But changing the liturgy doesn’t change the reality. In fancy language, this problem of evil is called theodicy. In less fancy form, it’s the question, “How can a benevolent God allow horror and tragedy to exist?” “Why is there suffering . . . and, especially, why do the righteous suffer . . . sometimes unimaginably?” This – if you’ll allow me to date myself – is the “$64,000 Question” of faith.
As we struggle with this question – perhaps some of us as we reflect on this year just ended – let’s go back to our Yotzeir prayer which declares that God forms light and creates darkness. In the Genesis account of creation, we read that God created the sun and moon and all the heavenly lights on the fourth day. But on the first day, we read that God created light and dark. So the Talmud quite reasonably asks, “Where did the light that God created on the first day come from? And why the additional creation of sun, moon and stars on Day 4?” The Talmud addresses this apparent discrepancy between Day 1 and Day 4 as follows:
Rabbi Eleazar said: In the light that the Holy One created on the first day, one could see from one end of the world to the other; but as soon as the Holy One beheld the generation of the flood and the generation of the tower of Babel, and saw that their actions were corrupt, God arose and hid it [the light] from them. [If so] then for whom did God reserve it? For the righteous in the time to come.”
In other words, there was at the beginning – on Day One — an uncorrupted light . . . a light that would have overcome any and all darkness. Only when human beings behaved badly – or God prophetically perceived that they would – only then did God hide that light away. After that, darkness was able to prevail, and it became necessary to create sun, moon, and stars for illumination. But the righteous can find the hidden light and restore it. Indeed, our Yotzeir prayer, later commentators explain, is written not in the past, but in the present tense – about God Who forms (present tense) light . . .” – to tell us that God is continually creating light. The creation of light was not a one-time, in-the-past event. For the righteous, the hidden light of creation – ultimate goodness without alloy – is revealed, continuously and anew, each and every day.
Now this does not offer a cure to the problem of evil in the world. I don’t know that this faith problematic will ever have an answer . . . But I do know that there is only one viable response to this problem of evil. For who are these righteous for whom the hidden light of goodness is stored away? I believe that those righteous simply have to be each and every one of us. While I have no illusion that all of us acting well and rightly together will totally free the world of evil, I do maintain that we have to behave as if we believe that could be so. Our work of atonement and self-transformation, our work of these High Holy Days – isn’t just about putting our personal houses in order. It is, I would suggest, much more far-reaching – maybe even cosmically far-reaching. In a world of inevitable duality between light and darkness and good and evil, our only humane choice is to commit to the work of light and goodness.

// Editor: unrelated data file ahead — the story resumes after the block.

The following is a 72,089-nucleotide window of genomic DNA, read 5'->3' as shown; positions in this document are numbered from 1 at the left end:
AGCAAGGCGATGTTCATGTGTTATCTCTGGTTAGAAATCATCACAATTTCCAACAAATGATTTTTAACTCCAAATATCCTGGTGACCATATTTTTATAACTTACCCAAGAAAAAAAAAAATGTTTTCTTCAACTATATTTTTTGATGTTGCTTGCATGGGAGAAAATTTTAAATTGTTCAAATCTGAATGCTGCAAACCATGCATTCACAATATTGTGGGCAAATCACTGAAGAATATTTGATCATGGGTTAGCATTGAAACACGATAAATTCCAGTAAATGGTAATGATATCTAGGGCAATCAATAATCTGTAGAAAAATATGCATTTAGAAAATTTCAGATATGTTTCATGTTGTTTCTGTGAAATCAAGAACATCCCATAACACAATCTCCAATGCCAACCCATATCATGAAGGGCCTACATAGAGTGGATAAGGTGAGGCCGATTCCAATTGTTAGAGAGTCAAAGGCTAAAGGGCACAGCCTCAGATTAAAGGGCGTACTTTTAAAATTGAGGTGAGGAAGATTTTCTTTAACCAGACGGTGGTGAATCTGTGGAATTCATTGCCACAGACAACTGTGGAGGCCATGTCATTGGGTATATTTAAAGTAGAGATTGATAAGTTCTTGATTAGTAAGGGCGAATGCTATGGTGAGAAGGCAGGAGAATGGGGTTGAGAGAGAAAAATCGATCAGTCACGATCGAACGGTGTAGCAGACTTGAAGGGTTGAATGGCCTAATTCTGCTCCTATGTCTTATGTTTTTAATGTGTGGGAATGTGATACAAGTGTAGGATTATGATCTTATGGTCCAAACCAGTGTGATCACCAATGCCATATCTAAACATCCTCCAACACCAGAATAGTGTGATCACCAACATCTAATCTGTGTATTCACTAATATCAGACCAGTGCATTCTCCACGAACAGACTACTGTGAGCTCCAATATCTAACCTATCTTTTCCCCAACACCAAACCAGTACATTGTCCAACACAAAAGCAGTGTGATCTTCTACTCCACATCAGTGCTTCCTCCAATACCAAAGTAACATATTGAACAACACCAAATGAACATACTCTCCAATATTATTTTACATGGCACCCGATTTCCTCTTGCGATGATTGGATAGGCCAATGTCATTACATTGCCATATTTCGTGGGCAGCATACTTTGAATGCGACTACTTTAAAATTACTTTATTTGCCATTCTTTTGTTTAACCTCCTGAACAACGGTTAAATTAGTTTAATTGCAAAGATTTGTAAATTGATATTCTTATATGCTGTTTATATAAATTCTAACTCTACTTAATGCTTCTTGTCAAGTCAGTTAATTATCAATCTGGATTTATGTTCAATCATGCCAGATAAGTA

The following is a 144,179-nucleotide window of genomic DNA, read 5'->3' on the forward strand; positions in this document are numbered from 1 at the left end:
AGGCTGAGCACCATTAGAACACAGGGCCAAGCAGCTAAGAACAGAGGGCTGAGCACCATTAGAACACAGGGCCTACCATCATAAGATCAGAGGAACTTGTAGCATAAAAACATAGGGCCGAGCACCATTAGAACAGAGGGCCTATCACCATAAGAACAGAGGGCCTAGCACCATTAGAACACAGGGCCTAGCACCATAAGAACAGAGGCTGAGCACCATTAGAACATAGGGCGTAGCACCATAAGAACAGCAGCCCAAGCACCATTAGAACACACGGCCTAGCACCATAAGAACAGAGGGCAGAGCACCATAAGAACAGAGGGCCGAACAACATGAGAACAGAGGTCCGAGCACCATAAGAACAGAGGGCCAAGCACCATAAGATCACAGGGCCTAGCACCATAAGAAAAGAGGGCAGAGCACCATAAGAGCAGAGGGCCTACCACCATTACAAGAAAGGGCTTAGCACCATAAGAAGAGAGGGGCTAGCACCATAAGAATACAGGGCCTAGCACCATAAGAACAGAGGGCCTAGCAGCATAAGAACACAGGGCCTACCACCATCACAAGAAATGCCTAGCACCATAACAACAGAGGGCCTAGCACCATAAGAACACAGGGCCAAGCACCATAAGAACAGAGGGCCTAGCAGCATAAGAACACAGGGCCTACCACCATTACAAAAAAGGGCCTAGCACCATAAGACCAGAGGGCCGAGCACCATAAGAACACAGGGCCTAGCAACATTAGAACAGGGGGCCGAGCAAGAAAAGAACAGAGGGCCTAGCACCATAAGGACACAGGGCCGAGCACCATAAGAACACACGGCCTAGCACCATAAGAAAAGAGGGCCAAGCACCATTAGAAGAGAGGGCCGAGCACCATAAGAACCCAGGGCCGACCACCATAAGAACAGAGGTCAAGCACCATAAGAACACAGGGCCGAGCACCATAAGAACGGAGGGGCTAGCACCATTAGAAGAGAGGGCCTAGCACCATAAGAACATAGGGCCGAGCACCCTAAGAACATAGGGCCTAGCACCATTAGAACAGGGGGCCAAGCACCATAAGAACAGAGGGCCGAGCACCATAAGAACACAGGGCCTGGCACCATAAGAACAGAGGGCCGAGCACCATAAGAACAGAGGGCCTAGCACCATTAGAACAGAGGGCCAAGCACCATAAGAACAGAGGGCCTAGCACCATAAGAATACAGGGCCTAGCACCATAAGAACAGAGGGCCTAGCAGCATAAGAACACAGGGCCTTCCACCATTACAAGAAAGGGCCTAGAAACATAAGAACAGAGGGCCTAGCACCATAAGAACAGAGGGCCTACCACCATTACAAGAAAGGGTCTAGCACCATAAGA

I began by suggesting that the Yotzeir prayer presented an almost simple picture of God in creation. But now it turns out that creation presents us with a much more challenging concept – the notion of a Creator somehow responsible for light and darkness, good and evil. The complexity of creation as articulated in our Yotzeir prayer is, for me, the liturgical reminder of our awesome responsibility to rise up toward the light, doing everything we can to eradicate the darkness of evil. This prayer, then, becomes a kind of protest piece. It reminds us of the bad that the universe can contain and makes urgent our obligation to struggle against that evil, whatever its unfathomable origins.
In our machzor, this Yotzeir prayer is – as I’ve already indicated — rather poetically paraphrased. On page 100, we read this morning lines that said, “Praised be the Power that brings renewal to the soul, the vital song that makes creation dance.” And then “O give thanks for life’s renewal, the radiant return of the sun!” None of those lines is a literal translation of the Yotzeir prayer. But I believe they have gotten its most important – and yes, challenging – message correct. For as we devote ourselves, at this time of year, to personal and communal renewal, let us do so with the awesome sense that, in some small way, our High Holiday turning and returning is nothing less than a renewal of the complicated work of creation. Work that is ongoing. Work that is sometimes flawed. Work that we simply can not relinquish.
And with that I have put an astounding responsibility upon all our High Holiday plates. For the sake of ourselves, our loved ones, our community, and even our planet – may our High Holiday labors be for blessing and for light. May we sustain ourselves in community as we take on this gigantic, sacred task.
And together let us say, Amen.